There was also a divergent conversation thread that emerged and is worth noting related to the linkage (or not) between open enrollment and wellness programs.  A number of our members have begun to use social media and collaborative tools around open enrollment and benefits choices, and fran suggested that OE might make a good gateway to start using social tools and methods for wellness also.  As @jmcnichol astutely noted, though, open enrollment is a once-a-year thing ... and wellness is 24/7.  The implication being that the messaging around them is just different.

We closed with T6: What roadblocks to Social efforts are you experiencing?

The biggies that I called out were that, in many cases, employees were pretty sensitive about any health data being shared on open channels, and perhaps more damaging, that corporate digital security practices caused most social channels to be blocked.  Fran noted that many employers were battling with the "where do we begin" question as well as a concern about how much of a time commitment would be involved.  And @jmcnichol noted that her biggest challenge was just in getting people's attention - they're subject to a veritable firehose of data every day.

To close: It should be noted that we're in the midst of a very interesting opportunity with MeYou health.  As you know, we believe  very strongly in the smarts, passion and commitment of the #co_health gang ... and we'd like to parlay that aggregation of awesomeness into something really special for our members.  We'd like to see this group weighing in on new programs, new services, new technologies and new business models focused on wellness in the workplace.  We've had a number of opportunities in our nearly two years of existence (including a rather successful foray into crowdsourcing innovation led by CoHealth-er @CarolHarnett (BodyShocktheFuture Contest).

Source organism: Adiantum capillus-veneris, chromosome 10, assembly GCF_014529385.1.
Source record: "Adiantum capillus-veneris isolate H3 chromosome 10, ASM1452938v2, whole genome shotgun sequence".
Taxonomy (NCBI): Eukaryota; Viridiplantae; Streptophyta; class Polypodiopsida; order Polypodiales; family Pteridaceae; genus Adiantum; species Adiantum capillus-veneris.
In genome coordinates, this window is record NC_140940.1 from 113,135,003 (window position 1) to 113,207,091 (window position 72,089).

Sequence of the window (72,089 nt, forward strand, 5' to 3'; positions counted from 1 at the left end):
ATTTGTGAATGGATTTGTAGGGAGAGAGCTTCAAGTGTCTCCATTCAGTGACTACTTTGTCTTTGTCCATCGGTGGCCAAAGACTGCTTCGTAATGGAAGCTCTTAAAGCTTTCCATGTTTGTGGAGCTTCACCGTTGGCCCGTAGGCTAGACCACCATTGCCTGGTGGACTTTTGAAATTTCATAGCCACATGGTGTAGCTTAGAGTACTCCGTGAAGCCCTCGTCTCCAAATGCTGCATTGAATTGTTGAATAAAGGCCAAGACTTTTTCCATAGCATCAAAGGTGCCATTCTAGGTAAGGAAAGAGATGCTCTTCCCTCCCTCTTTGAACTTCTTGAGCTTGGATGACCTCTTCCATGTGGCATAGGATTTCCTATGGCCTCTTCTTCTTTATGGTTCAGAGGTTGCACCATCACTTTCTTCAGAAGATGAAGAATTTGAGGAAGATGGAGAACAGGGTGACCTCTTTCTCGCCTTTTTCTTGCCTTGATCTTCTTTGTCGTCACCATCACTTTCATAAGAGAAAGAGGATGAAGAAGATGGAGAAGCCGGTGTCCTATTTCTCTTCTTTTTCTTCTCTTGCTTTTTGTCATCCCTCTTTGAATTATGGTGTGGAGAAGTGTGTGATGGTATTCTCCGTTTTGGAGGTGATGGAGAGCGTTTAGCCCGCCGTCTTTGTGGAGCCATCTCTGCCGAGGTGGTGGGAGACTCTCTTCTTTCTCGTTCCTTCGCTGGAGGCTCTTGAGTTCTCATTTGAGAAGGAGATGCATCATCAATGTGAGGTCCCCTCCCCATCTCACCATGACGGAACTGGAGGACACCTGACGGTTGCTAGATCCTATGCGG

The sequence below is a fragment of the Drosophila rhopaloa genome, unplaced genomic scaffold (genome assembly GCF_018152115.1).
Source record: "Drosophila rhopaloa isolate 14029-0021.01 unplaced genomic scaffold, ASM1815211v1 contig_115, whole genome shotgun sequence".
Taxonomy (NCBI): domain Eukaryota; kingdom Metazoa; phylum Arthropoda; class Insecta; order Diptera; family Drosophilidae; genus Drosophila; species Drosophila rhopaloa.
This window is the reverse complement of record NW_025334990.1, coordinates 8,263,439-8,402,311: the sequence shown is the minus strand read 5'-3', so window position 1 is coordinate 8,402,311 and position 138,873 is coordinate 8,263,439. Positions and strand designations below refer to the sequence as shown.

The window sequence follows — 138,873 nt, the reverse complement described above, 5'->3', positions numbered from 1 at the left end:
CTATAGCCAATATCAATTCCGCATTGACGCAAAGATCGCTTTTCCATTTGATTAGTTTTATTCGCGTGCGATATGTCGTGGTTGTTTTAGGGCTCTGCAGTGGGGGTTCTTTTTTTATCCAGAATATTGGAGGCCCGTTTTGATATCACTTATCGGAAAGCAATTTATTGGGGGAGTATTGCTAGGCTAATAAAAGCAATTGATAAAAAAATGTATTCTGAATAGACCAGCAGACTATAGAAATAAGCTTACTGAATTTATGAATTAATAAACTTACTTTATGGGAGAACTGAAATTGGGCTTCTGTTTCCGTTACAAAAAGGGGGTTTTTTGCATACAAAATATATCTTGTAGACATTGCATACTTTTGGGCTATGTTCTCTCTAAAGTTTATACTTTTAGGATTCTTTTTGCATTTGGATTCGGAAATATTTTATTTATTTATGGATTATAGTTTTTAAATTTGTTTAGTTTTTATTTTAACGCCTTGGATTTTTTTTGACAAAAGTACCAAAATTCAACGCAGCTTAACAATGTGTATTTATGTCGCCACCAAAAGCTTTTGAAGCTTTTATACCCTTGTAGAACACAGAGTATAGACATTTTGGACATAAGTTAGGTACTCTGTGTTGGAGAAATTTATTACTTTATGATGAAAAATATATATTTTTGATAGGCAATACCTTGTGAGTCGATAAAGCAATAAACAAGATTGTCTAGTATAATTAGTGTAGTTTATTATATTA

We've now found another opportunity that we think is worth our (read: your) time with MeYou health.  As you learned if you tuned into our September episode (Health Games) with Trapper Markelz, there are some potentially paradigm-shifting activities going on that we'd like to be a part of.  MeYou has a health program that they're allowing us to pilot  - LEARN MORE AND SIGN UP HERE NOW! MeYou Health/CoHealth Social Health Pilot 

Saturday, October 1, 2011

CrumpleItUp Redux: Dr. StrangeFit || Or: How I learned to stop worrying and love conference calls

As noted last month, I am re-publishing some of the "greatest hits" from CrumpleItUp. This one came to mind as the Healthy Back Store randomly used a quote of mine that I gave to Steelcase in 2008 about their (absolutely brilliant) Walkstation product.
Dr. StrangeFit || Or: How I learned to stop worrying and love conference calls
from Crumple it up! blogs by Greg Matthews (Originally posted on May 15, 2009)

Meetings - and their cousins, conference calls - are a big part of life in corporate America. Yet I don't know anyone who really likes most meetings. There are some exceptions in my own life: I love our Social Media Chamber of Commerce meetings, for example. And I like the weekly meeting that my peers and I have with our boss. [Note to self: Daily suckup - CHECK.]

And conference calls are even worse . . . they're just not a very human or engaging way to interact. But, like most of the clouds in life, I've found a silver lining in this one. And its name is Walkstation.

Last week my colleague Laura Tabler wrote about her incredible success in fitness and weight loss that's centered around walking during her favorite shows. I was seriously inspired. I mean, losing over 23 pounds in 8 weeks while making minimally invasive life changes is really impressive. So while Laura does her walking as she feeds her passion for reality TV, I am going to do MY walking while I'm on conference calls. In fact, any call that lasts for more than 5 minutes is going to see me aboard the walkstation.

I've got about 15 lbs. that I'd like to lose . . . let's see if Laura's method works as well with me.

What are the little things that you could change to make your normal routine healthier?

[Editor's Note: For those of you to whom this title is pure gibberish, please click here]

Photo by Shane "the Pain" Regala